-  The generic calculational mechanism is based on the observation that
-  rules such as \<open>trans:\<close>~@{prop "x = y \<Longrightarrow> y = z \<Longrightarrow> x = z"}
-  proceed from the premises towards the conclusion in a deterministic
-  fashion.  Thus we may reason in forward mode, feeding intermediate
-  results into rules selected from the context.  The course of
-  reasoning is organized by maintaining a secondary fact called
-  @{fact calculation}'', apart from the primary @{fact this}''
-  already provided by the Isar primitives.  In the definitions below,
+  The generic calculational mechanism is based on the observation that rules
+  such as \<open>trans:\<close>~@{prop "x = y \<Longrightarrow> y = z \<Longrightarrow> x = z"} proceed from the premises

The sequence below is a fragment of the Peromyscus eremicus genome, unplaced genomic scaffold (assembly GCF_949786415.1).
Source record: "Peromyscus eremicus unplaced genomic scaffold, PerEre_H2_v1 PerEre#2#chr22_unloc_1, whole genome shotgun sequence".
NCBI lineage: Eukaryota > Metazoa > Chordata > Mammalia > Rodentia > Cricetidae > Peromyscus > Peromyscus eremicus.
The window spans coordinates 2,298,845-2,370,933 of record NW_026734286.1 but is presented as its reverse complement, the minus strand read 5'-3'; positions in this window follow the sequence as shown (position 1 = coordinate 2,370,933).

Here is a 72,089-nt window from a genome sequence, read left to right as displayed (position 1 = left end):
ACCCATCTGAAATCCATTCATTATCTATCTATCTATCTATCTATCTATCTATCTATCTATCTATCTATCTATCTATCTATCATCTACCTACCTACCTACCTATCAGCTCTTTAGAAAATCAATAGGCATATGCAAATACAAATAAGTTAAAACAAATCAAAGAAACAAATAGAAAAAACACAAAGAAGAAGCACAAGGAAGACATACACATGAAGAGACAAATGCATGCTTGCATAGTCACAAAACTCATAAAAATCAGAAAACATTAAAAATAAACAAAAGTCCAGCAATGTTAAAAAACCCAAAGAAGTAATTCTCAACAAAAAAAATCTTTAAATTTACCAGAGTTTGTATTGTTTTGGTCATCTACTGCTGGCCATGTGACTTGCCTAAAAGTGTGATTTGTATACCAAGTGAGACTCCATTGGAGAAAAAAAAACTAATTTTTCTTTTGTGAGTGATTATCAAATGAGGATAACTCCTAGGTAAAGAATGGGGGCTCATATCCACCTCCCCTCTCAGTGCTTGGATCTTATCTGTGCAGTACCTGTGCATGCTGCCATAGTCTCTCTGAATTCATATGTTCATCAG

+  towards the conclusion in a deterministic fashion. Thus we may reason in
+  forward mode, feeding intermediate results into rules selected from the
+  context. The course of reasoning is organized by maintaining a secondary
+  fact called @{fact calculation}'', apart from the primary @{fact this}''
+  already provided by the Isar primitives. In the definitions below,
@{attribute OF} refers to @{inference resolution}
-  (\secref{sec:framework-resolution}) with multiple rule arguments,
-  and \<open>trans\<close> represents to a suitable rule from the context:
+  (\secref{sec:framework-resolution}) with multiple rule arguments, and
+  \<open>trans\<close> represents to a suitable rule from the context:

\begin{matharray}{rcl}